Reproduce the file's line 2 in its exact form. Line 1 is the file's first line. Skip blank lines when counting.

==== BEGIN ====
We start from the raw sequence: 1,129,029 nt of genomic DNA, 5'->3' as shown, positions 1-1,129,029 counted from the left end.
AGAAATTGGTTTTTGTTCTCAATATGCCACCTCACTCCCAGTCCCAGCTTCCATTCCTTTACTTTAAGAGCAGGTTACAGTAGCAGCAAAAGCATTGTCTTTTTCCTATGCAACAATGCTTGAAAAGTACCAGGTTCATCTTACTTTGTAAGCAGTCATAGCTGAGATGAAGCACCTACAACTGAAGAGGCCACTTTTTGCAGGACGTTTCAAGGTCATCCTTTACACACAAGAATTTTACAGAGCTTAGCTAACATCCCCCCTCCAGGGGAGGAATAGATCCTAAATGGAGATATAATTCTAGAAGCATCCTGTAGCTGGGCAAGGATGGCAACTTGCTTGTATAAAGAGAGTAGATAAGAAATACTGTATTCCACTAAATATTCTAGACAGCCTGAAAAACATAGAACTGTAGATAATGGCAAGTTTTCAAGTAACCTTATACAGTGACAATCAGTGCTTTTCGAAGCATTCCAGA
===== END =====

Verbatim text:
AGAAATTGGTTTTTGTTCTCAATATGCCACCTCACTCCCAGTCCCAGCTTCCATTCCTTTACTTTAAGAGCAGGTTACAGTAGCAGCAAAAGCATTGTCTTTTTCCTATGCAACAATGCTTGAAAAGTACCAGGTTCATCTTACTTTGTAAGCAGTCATAGCTGAGATGAAGCACCTACAACTGAAGAGGCCACTTTTTGCAGGACGTTTCAAGGTCATCCTTTACACACAAGAATTTTACAGAGCTTAGCTAACATCCCCCCTCCAGGGGAGGAATAGATCCTAAATGGAGATATAATTCTAGAAGCATCCTGTAGCTGGGCAAGGATGGCAACTTGCTTGTATAAAGAGAGTAGATAAGAAATACTGTATTCCACTAAATATTCTAGACAGCCTGAAAAACATAGAACTGTAGATAATGGCAAGTTTTCAAGTAACCTTATACAGTGACAATCAGTGCTTTTCGAAGCATTCCAGA